March 7, Get the Checklist: Coming Soon The Donruss Baseball set brings back several familiar themes, but it also brings a few new twists. The card set represents a 75 card expansion over the card version, however this year the retro cards are included as part of the base set instead of being a stand alone insert set. I like this move as it makes the base set a slightly harder build. In addition, it seems the Rated Rookies and Diamond Kings are no longer short printed. There are 30 DKs and 20 Rated Rookies this year with all the names you would normally expect.
By Vigilius Eriksen , Public Domain , Wikimedia Commons Catherine the Great moved to a foreign land as a teenager and became one of the most important leaders in its history.
Here's what you need to know about the unlikely ruler, who is the subject of not one, but two series: HBO's Catherine the Great , which debuts on October 21 , , and Hulu's The Great , slated for Catherine the Great's name wasn't Catherine. She was the daughter of Christian August, a minor German prince and general in the Prussian army, and Princess Johanna Elisabeth, who had connections to the Russian royal family.
The couple wed on August 21, Catherine and Peter were an ill-matched pair: Catherine was bright and ambitious whereas Peter, according to Britannica, was "mentally feeble. Catherine had at least three affairs, and hinted that none of her children were her husband's.
Peter III assumed the throne on January 5, , and was immediately unpopular. Eventually, Catherine believed that Peter was going to divorce her—so she worked with her lover, Grigory Grigoryevich Orlov, and her other allies to overthrow him and take the throne for herself.
Eight days later, he was killed while in the custody of one of Catherine's co-conspirators. With Peter out of the picture, Catherine became the new empress of Russia.
She was formally crowned on September 22, She never married again, and took numerous lovers during her long reign. Voltaire was basically Catherine the Great's pen pal. Catherine, a bibliophile, built up a collection of 44, books.
Early in her reign, she began a correspondence with one of her favorite authors: The great Enlightenment philosopher Voltaire.
Russia fascinated Voltaire, who had written a biography of Peter the Great. Catherine would never get the chance to meet him in person, but through these letters, she and Voltaire discussed everything from disease prevention to Catherine's love of English gardens.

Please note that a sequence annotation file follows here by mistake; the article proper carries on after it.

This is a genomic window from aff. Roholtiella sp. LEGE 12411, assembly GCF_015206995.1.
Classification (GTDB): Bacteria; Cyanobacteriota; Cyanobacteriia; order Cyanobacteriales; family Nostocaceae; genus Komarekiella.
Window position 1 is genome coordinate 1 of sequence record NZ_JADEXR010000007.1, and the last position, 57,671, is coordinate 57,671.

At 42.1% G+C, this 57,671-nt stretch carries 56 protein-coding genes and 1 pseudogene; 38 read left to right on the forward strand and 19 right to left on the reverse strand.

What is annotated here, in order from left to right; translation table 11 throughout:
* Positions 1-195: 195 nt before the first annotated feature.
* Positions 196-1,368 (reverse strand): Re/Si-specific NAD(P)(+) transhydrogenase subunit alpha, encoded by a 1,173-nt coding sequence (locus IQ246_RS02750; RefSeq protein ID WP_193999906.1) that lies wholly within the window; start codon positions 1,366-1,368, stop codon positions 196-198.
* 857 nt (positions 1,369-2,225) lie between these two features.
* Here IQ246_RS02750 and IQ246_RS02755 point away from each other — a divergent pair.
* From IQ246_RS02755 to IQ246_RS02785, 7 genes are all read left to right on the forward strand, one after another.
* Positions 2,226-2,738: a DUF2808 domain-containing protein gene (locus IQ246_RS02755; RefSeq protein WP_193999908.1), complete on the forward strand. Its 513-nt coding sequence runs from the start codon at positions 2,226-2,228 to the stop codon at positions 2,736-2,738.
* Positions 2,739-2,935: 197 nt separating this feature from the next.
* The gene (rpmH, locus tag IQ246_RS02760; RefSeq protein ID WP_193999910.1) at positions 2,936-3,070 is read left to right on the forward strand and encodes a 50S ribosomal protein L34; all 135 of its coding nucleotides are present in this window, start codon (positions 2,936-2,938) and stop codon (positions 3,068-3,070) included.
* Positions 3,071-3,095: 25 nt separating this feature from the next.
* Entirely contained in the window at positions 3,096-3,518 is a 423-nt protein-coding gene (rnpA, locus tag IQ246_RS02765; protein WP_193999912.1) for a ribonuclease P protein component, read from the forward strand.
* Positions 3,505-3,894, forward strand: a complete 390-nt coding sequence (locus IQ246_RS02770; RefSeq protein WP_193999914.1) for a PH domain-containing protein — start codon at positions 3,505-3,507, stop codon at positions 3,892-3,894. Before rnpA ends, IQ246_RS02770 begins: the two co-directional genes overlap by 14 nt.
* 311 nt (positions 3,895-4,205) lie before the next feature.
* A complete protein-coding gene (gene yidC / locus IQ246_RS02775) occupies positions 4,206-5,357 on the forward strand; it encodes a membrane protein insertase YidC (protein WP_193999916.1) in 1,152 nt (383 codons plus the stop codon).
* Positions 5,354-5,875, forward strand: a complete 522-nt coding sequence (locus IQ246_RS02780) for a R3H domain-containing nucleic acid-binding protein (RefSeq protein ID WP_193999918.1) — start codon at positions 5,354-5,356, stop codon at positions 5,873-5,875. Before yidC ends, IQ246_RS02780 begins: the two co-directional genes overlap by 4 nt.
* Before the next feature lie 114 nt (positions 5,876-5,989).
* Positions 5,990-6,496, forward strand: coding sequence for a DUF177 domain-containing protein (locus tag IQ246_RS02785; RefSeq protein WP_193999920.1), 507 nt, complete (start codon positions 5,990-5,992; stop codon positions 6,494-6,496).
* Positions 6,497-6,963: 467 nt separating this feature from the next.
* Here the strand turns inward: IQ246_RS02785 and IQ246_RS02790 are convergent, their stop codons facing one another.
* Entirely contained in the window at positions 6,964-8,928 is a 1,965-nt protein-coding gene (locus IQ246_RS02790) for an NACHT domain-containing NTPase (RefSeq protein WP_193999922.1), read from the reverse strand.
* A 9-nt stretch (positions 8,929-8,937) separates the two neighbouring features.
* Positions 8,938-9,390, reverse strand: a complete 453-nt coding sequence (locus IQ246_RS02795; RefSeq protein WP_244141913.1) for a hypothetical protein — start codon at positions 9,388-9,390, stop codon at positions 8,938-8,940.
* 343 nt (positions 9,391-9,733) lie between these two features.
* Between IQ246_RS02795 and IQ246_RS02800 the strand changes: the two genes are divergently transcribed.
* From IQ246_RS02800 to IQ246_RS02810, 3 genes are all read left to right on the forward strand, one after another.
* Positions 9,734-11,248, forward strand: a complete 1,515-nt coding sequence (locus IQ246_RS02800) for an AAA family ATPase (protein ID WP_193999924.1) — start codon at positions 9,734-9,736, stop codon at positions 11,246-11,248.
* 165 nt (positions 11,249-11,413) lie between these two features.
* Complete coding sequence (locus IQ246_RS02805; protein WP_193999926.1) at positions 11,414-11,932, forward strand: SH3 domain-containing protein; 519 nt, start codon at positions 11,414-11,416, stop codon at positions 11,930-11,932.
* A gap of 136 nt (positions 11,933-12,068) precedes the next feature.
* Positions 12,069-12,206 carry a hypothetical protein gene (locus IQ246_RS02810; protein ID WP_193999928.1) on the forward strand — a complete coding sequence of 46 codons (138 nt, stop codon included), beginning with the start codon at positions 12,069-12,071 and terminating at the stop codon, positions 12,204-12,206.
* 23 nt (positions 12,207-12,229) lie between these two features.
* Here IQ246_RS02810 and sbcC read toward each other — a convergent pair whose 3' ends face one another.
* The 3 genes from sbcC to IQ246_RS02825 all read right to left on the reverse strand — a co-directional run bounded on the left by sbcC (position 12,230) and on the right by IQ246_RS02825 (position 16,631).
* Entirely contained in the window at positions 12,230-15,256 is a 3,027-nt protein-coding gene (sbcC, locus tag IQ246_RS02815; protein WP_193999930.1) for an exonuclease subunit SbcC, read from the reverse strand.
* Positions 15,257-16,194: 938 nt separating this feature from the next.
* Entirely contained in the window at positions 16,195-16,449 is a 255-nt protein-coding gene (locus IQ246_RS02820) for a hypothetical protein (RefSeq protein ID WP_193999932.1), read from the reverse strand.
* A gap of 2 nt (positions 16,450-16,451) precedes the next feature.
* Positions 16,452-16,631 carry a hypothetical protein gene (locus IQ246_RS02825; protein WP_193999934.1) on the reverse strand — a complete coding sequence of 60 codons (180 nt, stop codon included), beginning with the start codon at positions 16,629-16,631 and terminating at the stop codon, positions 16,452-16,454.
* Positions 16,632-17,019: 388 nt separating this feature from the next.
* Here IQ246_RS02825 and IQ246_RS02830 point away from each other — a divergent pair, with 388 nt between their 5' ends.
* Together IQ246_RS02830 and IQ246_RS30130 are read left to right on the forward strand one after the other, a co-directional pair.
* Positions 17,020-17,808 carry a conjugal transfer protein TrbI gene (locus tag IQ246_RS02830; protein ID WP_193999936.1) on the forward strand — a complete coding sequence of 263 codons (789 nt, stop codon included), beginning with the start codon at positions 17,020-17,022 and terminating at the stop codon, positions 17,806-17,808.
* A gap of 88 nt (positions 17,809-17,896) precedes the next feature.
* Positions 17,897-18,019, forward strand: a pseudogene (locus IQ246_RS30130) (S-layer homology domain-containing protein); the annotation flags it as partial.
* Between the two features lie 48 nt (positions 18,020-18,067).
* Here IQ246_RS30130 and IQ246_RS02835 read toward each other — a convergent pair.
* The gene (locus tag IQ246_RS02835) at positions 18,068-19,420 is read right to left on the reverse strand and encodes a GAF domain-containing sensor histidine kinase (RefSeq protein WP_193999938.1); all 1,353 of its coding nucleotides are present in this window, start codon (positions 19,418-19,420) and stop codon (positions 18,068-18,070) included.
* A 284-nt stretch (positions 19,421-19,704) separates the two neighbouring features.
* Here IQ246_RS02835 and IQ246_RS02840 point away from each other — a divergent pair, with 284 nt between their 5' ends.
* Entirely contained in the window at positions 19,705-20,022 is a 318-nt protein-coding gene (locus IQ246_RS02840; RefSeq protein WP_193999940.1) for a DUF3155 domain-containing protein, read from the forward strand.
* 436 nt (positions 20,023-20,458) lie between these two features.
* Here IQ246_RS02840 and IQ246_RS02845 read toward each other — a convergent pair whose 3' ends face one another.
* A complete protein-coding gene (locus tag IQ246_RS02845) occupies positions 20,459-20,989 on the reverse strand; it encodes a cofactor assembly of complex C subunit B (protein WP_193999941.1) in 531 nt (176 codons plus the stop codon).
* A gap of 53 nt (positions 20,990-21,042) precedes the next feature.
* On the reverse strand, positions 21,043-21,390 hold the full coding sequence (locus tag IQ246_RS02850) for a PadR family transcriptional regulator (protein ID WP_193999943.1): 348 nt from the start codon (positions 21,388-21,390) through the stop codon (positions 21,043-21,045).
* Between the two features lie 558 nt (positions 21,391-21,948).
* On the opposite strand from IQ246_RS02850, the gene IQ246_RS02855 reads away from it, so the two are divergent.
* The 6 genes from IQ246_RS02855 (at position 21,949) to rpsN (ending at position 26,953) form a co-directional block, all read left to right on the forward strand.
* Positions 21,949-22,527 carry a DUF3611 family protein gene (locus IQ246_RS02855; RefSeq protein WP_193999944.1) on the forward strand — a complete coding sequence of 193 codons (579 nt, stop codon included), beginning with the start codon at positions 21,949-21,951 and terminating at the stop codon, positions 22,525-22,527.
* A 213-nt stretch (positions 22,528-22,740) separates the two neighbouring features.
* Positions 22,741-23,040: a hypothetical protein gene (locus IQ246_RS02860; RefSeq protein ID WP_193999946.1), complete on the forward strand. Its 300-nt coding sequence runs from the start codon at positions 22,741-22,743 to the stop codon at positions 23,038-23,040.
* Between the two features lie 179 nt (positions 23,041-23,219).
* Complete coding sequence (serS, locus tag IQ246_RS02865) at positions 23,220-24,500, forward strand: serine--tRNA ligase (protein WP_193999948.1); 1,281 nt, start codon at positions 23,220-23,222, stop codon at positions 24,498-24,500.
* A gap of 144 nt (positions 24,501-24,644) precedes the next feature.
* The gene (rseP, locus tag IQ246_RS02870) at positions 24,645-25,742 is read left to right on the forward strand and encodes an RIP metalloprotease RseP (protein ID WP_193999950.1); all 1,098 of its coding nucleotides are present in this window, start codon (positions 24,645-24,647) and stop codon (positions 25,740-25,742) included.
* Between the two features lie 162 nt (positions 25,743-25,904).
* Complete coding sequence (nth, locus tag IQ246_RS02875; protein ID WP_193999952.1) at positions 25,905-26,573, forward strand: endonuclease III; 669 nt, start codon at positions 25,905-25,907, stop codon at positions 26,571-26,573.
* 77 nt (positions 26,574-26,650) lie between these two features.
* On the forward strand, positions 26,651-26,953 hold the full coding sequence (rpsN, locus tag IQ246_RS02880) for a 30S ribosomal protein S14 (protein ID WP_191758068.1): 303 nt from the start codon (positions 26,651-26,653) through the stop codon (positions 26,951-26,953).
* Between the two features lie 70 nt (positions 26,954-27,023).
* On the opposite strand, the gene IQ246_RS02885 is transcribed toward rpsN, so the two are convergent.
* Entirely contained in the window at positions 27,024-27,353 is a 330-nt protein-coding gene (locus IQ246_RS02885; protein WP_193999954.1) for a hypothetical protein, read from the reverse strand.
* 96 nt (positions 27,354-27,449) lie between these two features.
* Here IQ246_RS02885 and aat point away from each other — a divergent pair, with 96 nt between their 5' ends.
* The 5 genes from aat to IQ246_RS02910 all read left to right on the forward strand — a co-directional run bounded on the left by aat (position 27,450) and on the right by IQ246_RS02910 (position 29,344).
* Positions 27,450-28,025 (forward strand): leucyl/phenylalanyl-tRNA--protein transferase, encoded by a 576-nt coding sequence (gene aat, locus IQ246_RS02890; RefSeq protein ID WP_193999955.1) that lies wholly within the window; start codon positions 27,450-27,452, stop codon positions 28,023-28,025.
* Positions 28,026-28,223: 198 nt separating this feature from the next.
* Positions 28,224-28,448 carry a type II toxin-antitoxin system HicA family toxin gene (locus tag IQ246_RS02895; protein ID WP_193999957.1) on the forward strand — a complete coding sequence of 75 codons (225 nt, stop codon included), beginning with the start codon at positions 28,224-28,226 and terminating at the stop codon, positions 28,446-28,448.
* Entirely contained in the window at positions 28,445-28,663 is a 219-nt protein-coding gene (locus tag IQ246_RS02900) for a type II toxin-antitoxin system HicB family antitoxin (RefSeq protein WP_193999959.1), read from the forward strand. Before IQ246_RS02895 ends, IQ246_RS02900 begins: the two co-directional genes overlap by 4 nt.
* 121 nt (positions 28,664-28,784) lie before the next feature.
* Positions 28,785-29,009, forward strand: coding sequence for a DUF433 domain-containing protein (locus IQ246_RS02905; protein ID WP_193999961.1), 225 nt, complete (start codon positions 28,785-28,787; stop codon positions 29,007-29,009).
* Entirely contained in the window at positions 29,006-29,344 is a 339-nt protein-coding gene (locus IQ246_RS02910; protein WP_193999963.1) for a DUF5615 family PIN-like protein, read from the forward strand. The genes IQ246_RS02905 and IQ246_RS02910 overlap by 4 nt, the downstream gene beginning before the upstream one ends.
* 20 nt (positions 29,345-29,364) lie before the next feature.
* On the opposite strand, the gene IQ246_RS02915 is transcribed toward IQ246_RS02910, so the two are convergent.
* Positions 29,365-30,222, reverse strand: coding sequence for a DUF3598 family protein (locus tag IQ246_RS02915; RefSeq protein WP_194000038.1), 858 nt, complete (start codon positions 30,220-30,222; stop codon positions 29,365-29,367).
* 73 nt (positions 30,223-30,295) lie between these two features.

Catherine the Great annexed Crimea. Russian interest in the Crimean Peninsula long predates Vladimir Putin. Much of it was acquired when the once-independent nation of Poland was divided between Austria, Prussia, and Russia.
In , the Earl of Dartmouth approached Catherine with a request for 20, Russian troops to help Britain put down the colonial rebellion in America.
She refused. As the war continued, British diplomats kept trying to establish an alliance with Russia, hoping that the Empress would either send military aid or, failing that, pressure France into abandoning the American cause.
Catherine did neither. However, out of concern for Russian shipping interests in the Atlantic and elsewhere , she did attempt to mediate an end to the violence between Britain and its rebellious colonies in Alaska was colonized on Catherine the Great's watch.
Later, in , he visited Catherine in St. Catherine the Great embraced inoculation. Thomas Dimsdale, an English physician, built upon an existing technique for immunizing people to smallpox. At her invitation, he came to Russia and quietly inoculated the empress.
Before the end of the century, approximately 2 million Russians had received smallpox inoculations.
A rebel claimed to be Catherine the Great's dead husband. Pugachev and his followers enjoyed some big military victories early on, but after a crushing defeat in August , their revolution fell apart. Pugachev was captured and executed in Moscow on January 10, Catherine the Great's art collection was the basis of St.
Petersburg's State Hermitage Museum. In , Catherine purchased a set of paintings—including works by Rembrandt and Frans Hals—from a Berlin dealer , and founded the Hermitage with those works.
Catherine went on to buy or commission thousands of additional pieces for her budding museum. Today, the State Hermitage Museum has more than 3 million items in its collections. Catherine the Great was Russia's longest-serving female leader. Thirty-four years after assuming the throne, Catherine passed away on November 6, The monarch was succeeded by her son, Tsar Paul I.
Wild rumors flew after Catherine the Great's death—including that one about the horse. A lot of rumors sprung up in the wake of Catherin's death. One said that she had died while on the toilet, while another—the most persistent tale, and a completely unfounded one— claimed that Catherine the Great was crushed to death while attempting to have sex with a stallion.
Where exactly the story came from is unknown ; an autopsy determined that the empress had actually died of a cerebral stroke.